It is also important to consider your own mental and emotional health. Breastfeeding can be a very demanding process, both physically and emotionally.
If you are feeling overwhelmed or stressed, it may be best to pump milk and have someone else feed it to your baby.
If you decide to breastfeed, there are a few things you can do to minimize the risk of transmission.
First, make sure to wash your hands thoroughly before each feeding.
You should also avoid sharing anything with your baby that could potentially be contaminated, such as towels, bedding, or clothing.
Finally, it is important to keep your baby’s face clean and dry, especially after feedings.
While there is no evidence that Covid-19 can be transmitted through breast milk, it is still important to take precautions.
If you are feeling ill or overwhelmed, it may be best to pump milk and have someone else feed it to your baby.
By taking a few simple precautions, you can help keep your baby safe and healthy!
Breast Milk Production When Sick: How is Milk Supply Affected?
If you are sick, your first priority is getting well. But if you are nursing, you might be wondering how your illness will affect your breast milk production.
Here’s what you need to know about breastfeeding mothers’ milk supply while momma bear is sick:
Your body is amazing and knows just what to do when you are sick.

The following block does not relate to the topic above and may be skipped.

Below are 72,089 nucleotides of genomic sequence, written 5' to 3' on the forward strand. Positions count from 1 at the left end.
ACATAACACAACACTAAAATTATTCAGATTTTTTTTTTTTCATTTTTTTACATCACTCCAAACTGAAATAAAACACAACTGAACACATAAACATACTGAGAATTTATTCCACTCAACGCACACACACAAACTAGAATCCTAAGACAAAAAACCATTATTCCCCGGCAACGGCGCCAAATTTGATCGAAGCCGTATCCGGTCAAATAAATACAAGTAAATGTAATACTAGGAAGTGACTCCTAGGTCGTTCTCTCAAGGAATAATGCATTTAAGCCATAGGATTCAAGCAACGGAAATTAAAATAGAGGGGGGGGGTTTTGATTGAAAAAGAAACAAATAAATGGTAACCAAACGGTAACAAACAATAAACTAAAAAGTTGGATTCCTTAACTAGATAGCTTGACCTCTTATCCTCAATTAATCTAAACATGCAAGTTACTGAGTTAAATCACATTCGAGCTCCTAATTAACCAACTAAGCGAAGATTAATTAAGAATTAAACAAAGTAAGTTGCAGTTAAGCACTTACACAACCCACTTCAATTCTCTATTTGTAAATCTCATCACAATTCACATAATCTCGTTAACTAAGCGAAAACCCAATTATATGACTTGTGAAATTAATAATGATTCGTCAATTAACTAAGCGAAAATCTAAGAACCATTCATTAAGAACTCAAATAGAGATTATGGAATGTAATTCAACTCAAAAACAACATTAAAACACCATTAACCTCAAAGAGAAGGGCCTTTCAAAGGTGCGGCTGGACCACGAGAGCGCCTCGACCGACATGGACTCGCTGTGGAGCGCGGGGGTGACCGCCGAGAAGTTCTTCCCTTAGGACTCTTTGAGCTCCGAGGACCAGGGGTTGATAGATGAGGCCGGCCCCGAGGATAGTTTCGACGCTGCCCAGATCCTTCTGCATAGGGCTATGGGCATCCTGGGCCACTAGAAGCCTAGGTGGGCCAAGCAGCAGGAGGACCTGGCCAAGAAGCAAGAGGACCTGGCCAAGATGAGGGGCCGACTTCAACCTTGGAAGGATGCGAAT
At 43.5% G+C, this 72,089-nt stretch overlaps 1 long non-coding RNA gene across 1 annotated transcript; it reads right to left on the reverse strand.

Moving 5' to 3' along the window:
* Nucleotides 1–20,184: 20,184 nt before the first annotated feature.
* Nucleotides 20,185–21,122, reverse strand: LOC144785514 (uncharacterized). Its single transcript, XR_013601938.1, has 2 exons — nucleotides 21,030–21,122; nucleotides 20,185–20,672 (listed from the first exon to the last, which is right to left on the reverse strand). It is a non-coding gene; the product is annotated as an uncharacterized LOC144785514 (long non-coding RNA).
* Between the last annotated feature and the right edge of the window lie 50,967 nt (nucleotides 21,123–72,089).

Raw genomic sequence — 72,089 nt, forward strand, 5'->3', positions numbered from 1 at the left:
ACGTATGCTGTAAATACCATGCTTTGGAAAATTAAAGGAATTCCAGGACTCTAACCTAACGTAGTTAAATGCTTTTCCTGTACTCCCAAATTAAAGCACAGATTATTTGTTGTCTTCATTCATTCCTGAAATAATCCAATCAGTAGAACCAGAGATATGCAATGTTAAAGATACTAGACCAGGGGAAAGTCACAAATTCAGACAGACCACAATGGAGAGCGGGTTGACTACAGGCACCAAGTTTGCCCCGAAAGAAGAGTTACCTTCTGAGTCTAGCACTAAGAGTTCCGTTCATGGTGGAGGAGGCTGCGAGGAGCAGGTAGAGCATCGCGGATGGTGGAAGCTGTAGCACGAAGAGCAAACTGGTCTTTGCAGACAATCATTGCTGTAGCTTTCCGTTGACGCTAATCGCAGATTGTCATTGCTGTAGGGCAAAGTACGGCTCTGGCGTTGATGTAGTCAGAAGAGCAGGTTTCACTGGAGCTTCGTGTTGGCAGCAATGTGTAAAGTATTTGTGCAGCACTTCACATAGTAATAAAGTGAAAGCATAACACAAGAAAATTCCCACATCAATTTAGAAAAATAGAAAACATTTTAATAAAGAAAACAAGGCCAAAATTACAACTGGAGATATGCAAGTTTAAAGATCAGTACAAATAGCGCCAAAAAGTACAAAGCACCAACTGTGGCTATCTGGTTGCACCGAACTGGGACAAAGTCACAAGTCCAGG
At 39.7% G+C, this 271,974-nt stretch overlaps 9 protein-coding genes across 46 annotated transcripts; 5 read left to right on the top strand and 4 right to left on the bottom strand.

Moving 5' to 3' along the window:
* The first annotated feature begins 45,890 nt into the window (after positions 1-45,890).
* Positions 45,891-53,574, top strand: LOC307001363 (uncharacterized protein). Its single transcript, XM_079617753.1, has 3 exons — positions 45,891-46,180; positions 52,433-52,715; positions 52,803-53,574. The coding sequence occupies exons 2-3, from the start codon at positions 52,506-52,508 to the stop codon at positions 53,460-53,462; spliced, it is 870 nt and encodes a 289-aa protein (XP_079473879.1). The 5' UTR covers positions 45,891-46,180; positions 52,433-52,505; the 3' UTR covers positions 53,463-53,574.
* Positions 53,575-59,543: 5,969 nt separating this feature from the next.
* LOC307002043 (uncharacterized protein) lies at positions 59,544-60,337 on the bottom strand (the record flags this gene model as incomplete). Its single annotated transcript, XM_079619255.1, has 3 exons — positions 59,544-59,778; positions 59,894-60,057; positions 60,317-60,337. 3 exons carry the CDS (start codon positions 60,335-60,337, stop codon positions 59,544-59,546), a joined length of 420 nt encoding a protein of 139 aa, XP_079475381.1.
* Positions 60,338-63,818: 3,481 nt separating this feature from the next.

When you have a fever, for example, your body naturally produces more white blood cells to fight the infection. This increased production of white blood cells can also increase the amount of antibodies in your breast milk.
These antibodies can help protect your baby from getting sick too. So even though you might not feel like it, nursing when you’re sick can actually help boost your baby’s immune system!
Of course, if you are feeling really ill, you might not have much of an appetite. This can lead to decreased milk production.
If this is the case, try to drink plenty of fluids and eat small, frequent meals.
Nursing your baby frequently can also help stimulate your milk production.
If you are feeling too ill to breastfeed, you can pump your milk and store it for later use.
It’s important to know that even if you are not able to nurse or pump as often as usual, your body will continue to produce breast milk.
So don’t worry – you and your baby will still be able to reap all the benefits of breastfeeding, even when you’re sick!
Can Viruses Pass-through Breastmilk?
There is no evidence that viruses can pass through breastmilk.
In fact, many experts believe that breastmilk actually provides protection against infection.
However, it is always best to err on the side of caution and avoid breastfeeding if you or your child are sick. If you have any questions or concerns, please consult your healthcare provider.
We understand that as a mother, first-timer or experienced, there is always a concern about your child catching a sickness.
We truly hope this article has given you peace of mind and allowed you to have all of your questions answered about breastfeeding while you’re sick.